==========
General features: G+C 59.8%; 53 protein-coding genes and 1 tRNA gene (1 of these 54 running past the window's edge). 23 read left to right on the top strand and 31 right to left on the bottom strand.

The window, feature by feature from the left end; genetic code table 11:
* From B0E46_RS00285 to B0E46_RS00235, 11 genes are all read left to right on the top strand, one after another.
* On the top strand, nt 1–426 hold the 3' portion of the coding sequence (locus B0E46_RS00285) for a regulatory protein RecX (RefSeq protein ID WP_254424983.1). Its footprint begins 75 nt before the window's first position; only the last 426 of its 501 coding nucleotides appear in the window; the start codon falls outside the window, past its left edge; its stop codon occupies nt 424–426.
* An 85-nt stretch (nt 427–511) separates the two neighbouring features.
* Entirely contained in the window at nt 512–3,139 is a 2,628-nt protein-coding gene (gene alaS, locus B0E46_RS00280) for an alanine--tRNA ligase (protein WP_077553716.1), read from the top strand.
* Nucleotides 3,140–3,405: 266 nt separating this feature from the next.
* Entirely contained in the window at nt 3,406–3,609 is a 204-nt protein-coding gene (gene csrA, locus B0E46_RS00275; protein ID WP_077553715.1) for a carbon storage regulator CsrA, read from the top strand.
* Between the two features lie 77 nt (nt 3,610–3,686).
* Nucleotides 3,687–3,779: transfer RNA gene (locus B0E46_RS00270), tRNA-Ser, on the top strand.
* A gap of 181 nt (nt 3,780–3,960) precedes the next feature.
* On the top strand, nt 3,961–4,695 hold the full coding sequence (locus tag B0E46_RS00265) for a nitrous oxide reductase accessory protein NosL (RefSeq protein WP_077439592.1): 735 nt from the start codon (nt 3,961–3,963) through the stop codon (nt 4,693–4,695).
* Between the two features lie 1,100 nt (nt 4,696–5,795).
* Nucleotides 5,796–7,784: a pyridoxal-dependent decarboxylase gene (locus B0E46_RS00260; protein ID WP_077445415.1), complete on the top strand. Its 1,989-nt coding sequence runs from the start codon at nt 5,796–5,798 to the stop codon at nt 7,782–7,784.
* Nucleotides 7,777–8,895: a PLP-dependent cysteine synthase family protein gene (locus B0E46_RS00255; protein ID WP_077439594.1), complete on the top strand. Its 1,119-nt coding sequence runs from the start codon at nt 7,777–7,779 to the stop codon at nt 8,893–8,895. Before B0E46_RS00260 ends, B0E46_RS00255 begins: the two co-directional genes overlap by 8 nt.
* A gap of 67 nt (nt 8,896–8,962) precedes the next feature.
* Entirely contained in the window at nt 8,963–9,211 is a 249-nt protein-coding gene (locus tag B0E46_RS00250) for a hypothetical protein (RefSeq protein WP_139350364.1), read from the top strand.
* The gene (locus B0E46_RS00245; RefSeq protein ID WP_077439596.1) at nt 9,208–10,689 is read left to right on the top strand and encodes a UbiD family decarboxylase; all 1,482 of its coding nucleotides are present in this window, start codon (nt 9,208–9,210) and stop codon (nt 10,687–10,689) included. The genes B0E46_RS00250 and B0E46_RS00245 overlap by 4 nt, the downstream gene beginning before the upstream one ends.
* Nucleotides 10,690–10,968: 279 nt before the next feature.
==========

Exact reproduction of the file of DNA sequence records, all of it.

General features: G+C 59.8%; 53 protein-coding genes and 1 tRNA gene (1 of these 54 running past the window's edge). 23 read left to right on the top strand and 31 right to left on the bottom strand.

The window, feature by feature from the left end; genetic code table 11:
* From B0E46_RS00285 to B0E46_RS00235, 11 genes are all read left to right on the top strand, one after another.
* On the top strand, nt 1–426 hold the 3' portion of the coding sequence (locus B0E46_RS00285) for a regulatory protein RecX (RefSeq protein ID WP_254424983.1). Its footprint begins 75 nt before the window's first position; only the last 426 of its 501 coding nucleotides appear in the window; the start codon falls outside the window, past its left edge; its stop codon occupies nt 424–426.
* An 85-nt stretch (nt 427–511) separates the two neighbouring features.
* Entirely contained in the window at nt 512–3,139 is a 2,628-nt protein-coding gene (gene alaS, locus B0E46_RS00280) for an alanine--tRNA ligase (protein WP_077553716.1), read from the top strand.
* Nucleotides 3,140–3,405: 266 nt separating this feature from the next.
* Entirely contained in the window at nt 3,406–3,609 is a 204-nt protein-coding gene (gene csrA, locus B0E46_RS00275; protein ID WP_077553715.1) for a carbon storage regulator CsrA, read from the top strand.
* Between the two features lie 77 nt (nt 3,610–3,686).
* Nucleotides 3,687–3,779: transfer RNA gene (locus B0E46_RS00270), tRNA-Ser, on the top strand.
* A gap of 181 nt (nt 3,780–3,960) precedes the next feature.
* On the top strand, nt 3,961–4,695 hold the full coding sequence (locus tag B0E46_RS00265) for a nitrous oxide reductase accessory protein NosL (RefSeq protein WP_077439592.1): 735 nt from the start codon (nt 3,961–3,963) through the stop codon (nt 4,693–4,695).
* Between the two features lie 1,100 nt (nt 4,696–5,795).
* Nucleotides 5,796–7,784: a pyridoxal-dependent decarboxylase gene (locus B0E46_RS00260; protein ID WP_077445415.1), complete on the top strand. Its 1,989-nt coding sequence runs from the start codon at nt 5,796–5,798 to the stop codon at nt 7,782–7,784.
* Nucleotides 7,777–8,895: a PLP-dependent cysteine synthase family protein gene (locus B0E46_RS00255; protein ID WP_077439594.1), complete on the top strand. Its 1,119-nt coding sequence runs from the start codon at nt 7,777–7,779 to the stop codon at nt 8,893–8,895. Before B0E46_RS00260 ends, B0E46_RS00255 begins: the two co-directional genes overlap by 8 nt.
* A gap of 67 nt (nt 8,896–8,962) precedes the next feature.
* Entirely contained in the window at nt 8,963–9,211 is a 249-nt protein-coding gene (locus tag B0E46_RS00250) for a hypothetical protein (RefSeq protein WP_139350364.1), read from the top strand.
* The gene (locus B0E46_RS00245; RefSeq protein ID WP_077439596.1) at nt 9,208–10,689 is read left to right on the top strand and encodes a UbiD family decarboxylase; all 1,482 of its coding nucleotides are present in this window, start codon (nt 9,208–9,210) and stop codon (nt 10,687–10,689) included. The genes B0E46_RS00250 and B0E46_RS00245 overlap by 4 nt, the downstream gene beginning before the upstream one ends.
* Nucleotides 10,690–10,968: 279 nt before the next feature.